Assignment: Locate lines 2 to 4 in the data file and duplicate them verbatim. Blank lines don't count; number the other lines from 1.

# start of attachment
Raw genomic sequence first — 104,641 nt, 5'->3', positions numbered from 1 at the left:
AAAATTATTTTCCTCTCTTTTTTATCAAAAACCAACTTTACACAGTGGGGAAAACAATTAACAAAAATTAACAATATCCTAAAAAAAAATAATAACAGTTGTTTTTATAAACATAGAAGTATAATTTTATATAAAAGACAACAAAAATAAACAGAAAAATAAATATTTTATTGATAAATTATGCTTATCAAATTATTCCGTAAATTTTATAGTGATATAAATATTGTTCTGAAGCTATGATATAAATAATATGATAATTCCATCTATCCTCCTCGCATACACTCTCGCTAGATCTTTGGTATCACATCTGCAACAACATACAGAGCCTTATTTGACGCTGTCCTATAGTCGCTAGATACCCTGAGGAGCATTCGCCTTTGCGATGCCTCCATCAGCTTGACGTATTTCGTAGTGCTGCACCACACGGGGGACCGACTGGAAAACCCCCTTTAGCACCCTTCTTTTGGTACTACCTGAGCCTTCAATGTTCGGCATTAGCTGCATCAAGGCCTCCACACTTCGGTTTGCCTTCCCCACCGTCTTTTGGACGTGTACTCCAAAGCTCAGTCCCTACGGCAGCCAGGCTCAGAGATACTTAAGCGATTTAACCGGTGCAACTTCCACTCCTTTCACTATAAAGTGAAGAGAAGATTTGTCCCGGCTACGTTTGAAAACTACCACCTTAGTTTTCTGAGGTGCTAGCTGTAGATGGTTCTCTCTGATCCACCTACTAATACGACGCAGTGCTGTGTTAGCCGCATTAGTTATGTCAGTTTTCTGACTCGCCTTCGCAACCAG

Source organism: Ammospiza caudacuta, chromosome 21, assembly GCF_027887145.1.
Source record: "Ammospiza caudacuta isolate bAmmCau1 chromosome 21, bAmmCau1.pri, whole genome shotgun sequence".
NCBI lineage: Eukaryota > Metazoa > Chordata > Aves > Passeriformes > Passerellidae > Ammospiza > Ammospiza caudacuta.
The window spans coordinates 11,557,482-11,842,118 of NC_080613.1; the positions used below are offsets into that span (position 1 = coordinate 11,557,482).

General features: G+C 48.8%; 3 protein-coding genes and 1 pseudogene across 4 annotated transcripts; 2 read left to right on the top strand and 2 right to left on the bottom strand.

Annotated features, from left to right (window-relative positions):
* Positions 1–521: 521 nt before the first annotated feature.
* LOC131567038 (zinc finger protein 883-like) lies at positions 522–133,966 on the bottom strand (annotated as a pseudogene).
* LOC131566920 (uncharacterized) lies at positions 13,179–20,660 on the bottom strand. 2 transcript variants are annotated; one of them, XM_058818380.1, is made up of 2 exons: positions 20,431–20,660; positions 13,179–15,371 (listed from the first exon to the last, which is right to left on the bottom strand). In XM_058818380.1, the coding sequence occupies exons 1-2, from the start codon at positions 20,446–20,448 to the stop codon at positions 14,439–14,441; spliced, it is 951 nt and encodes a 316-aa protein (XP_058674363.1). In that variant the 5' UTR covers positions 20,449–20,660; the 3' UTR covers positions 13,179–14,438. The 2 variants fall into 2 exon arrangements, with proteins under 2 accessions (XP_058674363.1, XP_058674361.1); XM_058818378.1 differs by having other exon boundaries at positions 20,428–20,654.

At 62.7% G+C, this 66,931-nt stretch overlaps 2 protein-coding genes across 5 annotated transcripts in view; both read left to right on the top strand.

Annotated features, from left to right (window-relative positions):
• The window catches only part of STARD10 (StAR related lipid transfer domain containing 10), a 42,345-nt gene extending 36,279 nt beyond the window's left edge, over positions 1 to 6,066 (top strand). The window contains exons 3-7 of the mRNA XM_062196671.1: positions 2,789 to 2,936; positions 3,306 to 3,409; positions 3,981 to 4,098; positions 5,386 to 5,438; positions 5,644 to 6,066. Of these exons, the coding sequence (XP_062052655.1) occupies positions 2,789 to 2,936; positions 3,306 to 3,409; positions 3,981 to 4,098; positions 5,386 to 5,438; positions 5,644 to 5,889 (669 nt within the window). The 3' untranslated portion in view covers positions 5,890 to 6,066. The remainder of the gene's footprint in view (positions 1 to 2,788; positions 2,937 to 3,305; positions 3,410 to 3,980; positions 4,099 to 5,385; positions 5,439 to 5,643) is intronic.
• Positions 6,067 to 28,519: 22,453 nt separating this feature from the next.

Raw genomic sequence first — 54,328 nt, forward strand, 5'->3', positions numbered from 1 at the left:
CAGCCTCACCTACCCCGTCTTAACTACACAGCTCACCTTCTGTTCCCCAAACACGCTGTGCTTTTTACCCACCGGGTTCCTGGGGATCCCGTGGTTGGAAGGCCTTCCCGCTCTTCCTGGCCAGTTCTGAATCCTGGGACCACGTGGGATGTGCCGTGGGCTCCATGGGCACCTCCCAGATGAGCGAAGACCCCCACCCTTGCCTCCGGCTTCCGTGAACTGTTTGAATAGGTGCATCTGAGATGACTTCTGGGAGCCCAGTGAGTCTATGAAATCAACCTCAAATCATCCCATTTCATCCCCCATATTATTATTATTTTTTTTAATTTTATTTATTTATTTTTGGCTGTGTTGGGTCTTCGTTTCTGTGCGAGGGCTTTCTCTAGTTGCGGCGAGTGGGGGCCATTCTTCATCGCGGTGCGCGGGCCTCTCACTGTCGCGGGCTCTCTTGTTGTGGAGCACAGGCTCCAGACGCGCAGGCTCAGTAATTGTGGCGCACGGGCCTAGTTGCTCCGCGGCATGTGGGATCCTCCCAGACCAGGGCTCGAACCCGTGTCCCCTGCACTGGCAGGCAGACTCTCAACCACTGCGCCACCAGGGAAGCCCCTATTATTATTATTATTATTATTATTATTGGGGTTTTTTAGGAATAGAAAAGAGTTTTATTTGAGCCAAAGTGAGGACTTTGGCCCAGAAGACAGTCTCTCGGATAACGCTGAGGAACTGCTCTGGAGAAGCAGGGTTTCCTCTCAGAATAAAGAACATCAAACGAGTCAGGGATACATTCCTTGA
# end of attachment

AAAATTATTTTCCTCTCTTTTTTATCAAAAACCAACTTTACACAGTGGGGAAAACAATTAACAAAAATTAACAATATCCTAAAAAAAAATAATAACAGTTGTTTTTATAAACATAGAAGTATAATTTTATATAAAAGACAACAAAAATAAACAGAAAAATAAATATTTTATTGATAAATTATGCTTATCAAATTATTCCGTAAATTTTATAGTGATATAAATATTGTTCTGAAGCTATGATATAAATAATATGATAATTCCATCTATCCTCCTCGCATACACTCTCGCTAGATCTTTGGTATCACATCTGCAACAACATACAGAGCCTTATTTGACGCTGTCCTATAGTCGCTAGATACCCTGAGGAGCATTCGCCTTTGCGATGCCTCCATCAGCTTGACGTATTTCGTAGTGCTGCACCACACGGGGGACCGACTGGAAAACCCCCTTTAGCACCCTTCTTTTGGTACTACCTGAGCCTTCAATGTTCGGCATTAGCTGCATCAAGGCCTCCACACTTCGGTTTGCCTTCCCCACCGTCTTTTGGACGTGTACTCCAAAGCTCAGTCCCTACGGCAGCCAGGCTCAGAGATACTTAAGCGATTTAACCGGTGCAACTTCCACTCCTTTCACTATAAAGTGAAGAGAAGATTTGTCCCGGCTACGTTTGAAAACTACCACCTTAGTTTTCTGAGGTGCTAGCTGTAGATGGTTCTCTCTGATCCACCTACTAATACGACGCAGTGCTGTGTTAGCCGCATTAGTTATGTCAGTTTTCTGACTCGCCTTCGCAACCAG

Source organism: Ammospiza caudacuta, chromosome 21, assembly GCF_027887145.1.
Source record: "Ammospiza caudacuta isolate bAmmCau1 chromosome 21, bAmmCau1.pri, whole genome shotgun sequence".